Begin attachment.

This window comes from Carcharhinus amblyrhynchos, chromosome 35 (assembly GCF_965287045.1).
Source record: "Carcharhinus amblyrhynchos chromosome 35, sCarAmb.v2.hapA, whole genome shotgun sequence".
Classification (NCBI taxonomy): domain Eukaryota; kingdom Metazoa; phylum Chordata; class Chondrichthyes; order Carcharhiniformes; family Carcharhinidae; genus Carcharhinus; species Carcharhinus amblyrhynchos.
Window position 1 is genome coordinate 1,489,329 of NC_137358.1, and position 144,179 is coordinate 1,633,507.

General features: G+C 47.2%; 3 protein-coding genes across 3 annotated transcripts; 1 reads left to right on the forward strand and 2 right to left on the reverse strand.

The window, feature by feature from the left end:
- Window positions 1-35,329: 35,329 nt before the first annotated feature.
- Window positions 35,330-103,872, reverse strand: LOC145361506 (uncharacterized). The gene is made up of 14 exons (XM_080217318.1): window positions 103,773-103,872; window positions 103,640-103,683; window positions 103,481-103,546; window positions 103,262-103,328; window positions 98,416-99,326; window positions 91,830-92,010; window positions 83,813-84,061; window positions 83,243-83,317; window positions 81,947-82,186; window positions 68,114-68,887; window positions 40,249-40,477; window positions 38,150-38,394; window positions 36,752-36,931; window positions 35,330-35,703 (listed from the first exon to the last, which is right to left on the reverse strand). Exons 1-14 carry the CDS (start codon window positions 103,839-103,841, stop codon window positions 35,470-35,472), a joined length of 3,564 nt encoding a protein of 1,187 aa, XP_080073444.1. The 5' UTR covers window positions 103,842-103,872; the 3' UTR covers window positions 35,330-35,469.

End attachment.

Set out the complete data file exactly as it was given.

This window comes from Carcharhinus amblyrhynchos, chromosome 35 (assembly GCF_965287045.1).
Source record: "Carcharhinus amblyrhynchos chromosome 35, sCarAmb.v2.hapA, whole genome shotgun sequence".
Classification (NCBI taxonomy): domain Eukaryota; kingdom Metazoa; phylum Chordata; class Chondrichthyes; order Carcharhiniformes; family Carcharhinidae; genus Carcharhinus; species Carcharhinus amblyrhynchos.
Window position 1 is genome coordinate 1,489,329 of NC_137358.1, and position 144,179 is coordinate 1,633,507.

General features: G+C 47.2%; 3 protein-coding genes across 3 annotated transcripts; 1 reads left to right on the forward strand and 2 right to left on the reverse strand.

The window, feature by feature from the left end:
- Window positions 1-35,329: 35,329 nt before the first annotated feature.
- Window positions 35,330-103,872, reverse strand: LOC145361506 (uncharacterized). The gene is made up of 14 exons (XM_080217318.1): window positions 103,773-103,872; window positions 103,640-103,683; window positions 103,481-103,546; window positions 103,262-103,328; window positions 98,416-99,326; window positions 91,830-92,010; window positions 83,813-84,061; window positions 83,243-83,317; window positions 81,947-82,186; window positions 68,114-68,887; window positions 40,249-40,477; window positions 38,150-38,394; window positions 36,752-36,931; window positions 35,330-35,703 (listed from the first exon to the last, which is right to left on the reverse strand). Exons 1-14 carry the CDS (start codon window positions 103,839-103,841, stop codon window positions 35,470-35,472), a joined length of 3,564 nt encoding a protein of 1,187 aa, XP_080073444.1. The 5' UTR covers window positions 103,842-103,872; the 3' UTR covers window positions 35,330-35,469.